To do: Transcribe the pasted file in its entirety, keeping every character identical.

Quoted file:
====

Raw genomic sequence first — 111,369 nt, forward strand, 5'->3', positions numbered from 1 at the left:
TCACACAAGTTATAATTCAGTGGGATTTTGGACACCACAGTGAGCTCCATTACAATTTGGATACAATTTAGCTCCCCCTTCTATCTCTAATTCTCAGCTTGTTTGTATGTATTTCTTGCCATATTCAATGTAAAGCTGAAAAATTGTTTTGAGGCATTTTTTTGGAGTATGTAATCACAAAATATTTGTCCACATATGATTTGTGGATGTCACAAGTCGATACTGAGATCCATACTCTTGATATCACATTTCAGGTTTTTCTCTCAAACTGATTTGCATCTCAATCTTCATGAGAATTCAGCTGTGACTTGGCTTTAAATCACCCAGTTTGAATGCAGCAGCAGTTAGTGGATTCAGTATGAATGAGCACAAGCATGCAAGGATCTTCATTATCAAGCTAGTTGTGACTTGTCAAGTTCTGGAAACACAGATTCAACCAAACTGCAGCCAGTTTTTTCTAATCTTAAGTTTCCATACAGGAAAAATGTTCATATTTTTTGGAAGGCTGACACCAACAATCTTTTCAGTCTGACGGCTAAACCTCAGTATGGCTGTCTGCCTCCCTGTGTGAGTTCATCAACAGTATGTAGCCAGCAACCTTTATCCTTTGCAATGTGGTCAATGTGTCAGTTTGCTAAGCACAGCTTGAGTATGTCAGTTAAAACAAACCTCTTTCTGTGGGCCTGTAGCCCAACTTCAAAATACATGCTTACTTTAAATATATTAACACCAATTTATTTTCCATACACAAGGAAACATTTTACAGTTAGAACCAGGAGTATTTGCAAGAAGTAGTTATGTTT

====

Raw genomic sequence first — 111,369 nt, forward strand, 5'->3', positions numbered from 1 at the left:
TCACACAAGTTATAATTCAGTGGGATTTTGGACACCACAGTGAGCTCCATTACAATTTGGATACAATTTAGCTCCCCCTTCTATCTCTAATTCTCAGCTTGTTTGTATGTATTTCTTGCCATATTCAATGTAAAGCTGAAAAATTGTTTTGAGGCATTTTTTTGGAGTATGTAATCACAAAATATTTGTCCACATATGATTTGTGGATGTCACAAGTCGATACTGAGATCCATACTCTTGATATCACATTTCAGGTTTTTCTCTCAAACTGATTTGCATCTCAATCTTCATGAGAATTCAGCTGTGACTTGGCTTTAAATCACCCAGTTTGAATGCAGCAGCAGTTAGTGGATTCAGTATGAATGAGCACAAGCATGCAAGGATCTTCATTATCAAGCTAGTTGTGACTTGTCAAGTTCTGGAAACACAGATTCAACCAAACTGCAGCCAGTTTTTTCTAATCTTAAGTTTCCATACAGGAAAAATGTTCATATTTTTTGGAAGGCTGACACCAACAATCTTTTCAGTCTGACGGCTAAACCTCAGTATGGCTGTCTGCCTCCCTGTGTGAGTTCATCAACAGTATGTAGCCAGCAACCTTTATCCTTTGCAATGTGGTCAATGTGTCAGTTTGCTAAGCACAGCTTGAGTATGTCAGTTAAAACAAACCTCTTTCTGTGGGCCTGTAGCCCAACTTCAAAATACATGCTTACTTTAAATATATTAACACCAATTTATTTTCCATACACAAGGAAACATTTTACAGTTAGAACCAGGAGTATTTGCAAGAAGTAGTTATGTTT